But the actual impact is much debated. Some believe that government spending simply crowds out the private sector (as government borrowing keeps interest rates up and discourages private-sector spenders who would otherwise borrow to finance them spend), and that business investment and consumer spending will pick up on its own as the government cuts back. Others believe that the impact on confidence from a government plunging into debt outweighs the stimulus effect. Even in a case where a government cuts back on spending, the central bank still has the final say on stimulus; it can provide more monetary support (lower interest rates or print money) to counteract the government’s belt-tightening.
And all this assumes that austerity goes ahead. But a lot of it is posturing governments want to appease financial markets now, but delay pain until later. A lot of the deficit reduction that has been announced would have occurred regardless, as the economy and tax revenues recovered.
So what kind of recovery are we talking about?
So you can see there is an argument for every angle! The truth is we don’t know until it happens. The data disappointments of the last few months have removed the V-shape from contention (for now). But broadly, the data is still consistent with a normal recovery, and the promise of austerity to come does not change that conclusion.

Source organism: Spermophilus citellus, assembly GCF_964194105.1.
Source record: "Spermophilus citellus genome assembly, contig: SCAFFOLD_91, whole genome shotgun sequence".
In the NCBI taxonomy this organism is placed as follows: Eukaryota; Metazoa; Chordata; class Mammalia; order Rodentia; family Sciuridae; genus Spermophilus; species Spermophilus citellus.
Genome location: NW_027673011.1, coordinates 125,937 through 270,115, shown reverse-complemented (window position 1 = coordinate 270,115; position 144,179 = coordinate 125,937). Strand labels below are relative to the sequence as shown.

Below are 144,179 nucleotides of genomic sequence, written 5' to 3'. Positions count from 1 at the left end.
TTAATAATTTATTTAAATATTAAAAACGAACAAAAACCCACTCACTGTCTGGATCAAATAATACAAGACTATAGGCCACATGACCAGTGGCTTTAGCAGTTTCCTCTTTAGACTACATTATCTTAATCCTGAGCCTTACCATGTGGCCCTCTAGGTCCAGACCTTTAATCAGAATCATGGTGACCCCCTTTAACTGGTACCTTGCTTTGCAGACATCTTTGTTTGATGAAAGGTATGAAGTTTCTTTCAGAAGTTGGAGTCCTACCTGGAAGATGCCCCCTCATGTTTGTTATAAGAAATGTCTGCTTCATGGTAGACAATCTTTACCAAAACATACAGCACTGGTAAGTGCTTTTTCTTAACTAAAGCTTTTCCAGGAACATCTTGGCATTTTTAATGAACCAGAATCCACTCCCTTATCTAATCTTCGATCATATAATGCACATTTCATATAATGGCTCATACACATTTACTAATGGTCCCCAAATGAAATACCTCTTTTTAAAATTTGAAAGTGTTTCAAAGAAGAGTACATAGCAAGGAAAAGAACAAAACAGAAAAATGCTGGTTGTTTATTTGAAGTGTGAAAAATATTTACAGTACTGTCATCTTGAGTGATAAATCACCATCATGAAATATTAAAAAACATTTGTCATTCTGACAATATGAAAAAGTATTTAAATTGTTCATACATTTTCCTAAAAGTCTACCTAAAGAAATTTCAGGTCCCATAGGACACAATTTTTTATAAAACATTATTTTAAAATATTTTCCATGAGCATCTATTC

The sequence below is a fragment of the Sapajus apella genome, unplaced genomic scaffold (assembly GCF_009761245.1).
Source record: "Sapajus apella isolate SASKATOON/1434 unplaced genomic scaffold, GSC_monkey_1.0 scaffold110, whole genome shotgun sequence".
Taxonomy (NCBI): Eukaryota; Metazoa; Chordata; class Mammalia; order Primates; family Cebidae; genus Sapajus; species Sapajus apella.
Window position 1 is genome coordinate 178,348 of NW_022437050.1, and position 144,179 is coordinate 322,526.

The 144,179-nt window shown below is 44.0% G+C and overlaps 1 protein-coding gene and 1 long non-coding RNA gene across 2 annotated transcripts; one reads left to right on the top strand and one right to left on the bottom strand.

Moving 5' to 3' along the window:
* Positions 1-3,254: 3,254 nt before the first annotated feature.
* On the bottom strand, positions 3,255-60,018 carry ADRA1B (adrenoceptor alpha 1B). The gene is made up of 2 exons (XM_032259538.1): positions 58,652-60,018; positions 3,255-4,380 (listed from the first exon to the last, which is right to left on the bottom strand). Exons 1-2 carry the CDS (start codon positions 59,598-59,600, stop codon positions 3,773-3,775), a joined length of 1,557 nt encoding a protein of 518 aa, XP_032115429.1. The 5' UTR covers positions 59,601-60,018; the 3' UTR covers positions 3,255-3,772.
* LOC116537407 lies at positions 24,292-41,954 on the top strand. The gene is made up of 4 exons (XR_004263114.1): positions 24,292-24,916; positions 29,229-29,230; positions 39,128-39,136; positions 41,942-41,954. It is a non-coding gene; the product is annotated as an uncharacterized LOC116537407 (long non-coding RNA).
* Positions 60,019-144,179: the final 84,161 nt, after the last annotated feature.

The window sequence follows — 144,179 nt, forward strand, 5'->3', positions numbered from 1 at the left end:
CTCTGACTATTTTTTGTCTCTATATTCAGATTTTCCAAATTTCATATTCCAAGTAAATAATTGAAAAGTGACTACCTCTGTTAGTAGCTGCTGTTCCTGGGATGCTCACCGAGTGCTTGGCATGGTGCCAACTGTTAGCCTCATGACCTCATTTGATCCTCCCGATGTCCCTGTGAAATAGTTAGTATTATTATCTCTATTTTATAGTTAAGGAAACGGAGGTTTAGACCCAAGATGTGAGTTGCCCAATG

What’s going yuan?
China has been under international pressure for some time to allow the yuan to appreciate. The American government, in particular, views the fixed yuan as unfair support for Chinese exporters. There is also a concern that it contributes to global imbalances. China needs to send money offshore to keep the yuan steady, making global debt cheap, and contributing to greater leverage. But the economic evidence that Chinese currency policy is having a major impact on the global economy or US manufacturing industries is unconvincing.
Nevertheless, the decision to allow some appreciation is a good signal both that the Chinese administration is open to more market-based policies, and that they believe the Chinese recovery is robust enough to withstand a higher exchange rate. And economically, it is good for the world, as a higher currency should put the brakes on an overheating China by transferring some of that excess demand to China’s trading partners (through the net export channel). That effect will be most prominent in the wider Asian region, including Australia and New Zealand. In the long run, a stronger yuan should also produce a stronger currency for Australia and New Zealand (measured against the US dollar or the euro).
China allowed the yuan to appreciate by 7%pa in the three years prior to the global financial crisis. So resumption of that policy has been on the cards for a while. But the conservative Chinese administration will not allow a dramatic appreciation expect around 5%pa. Changes in the real exchange rate (the important variable) will be faster, as Chinese inflation outpaces the low inflation rates in the developed world.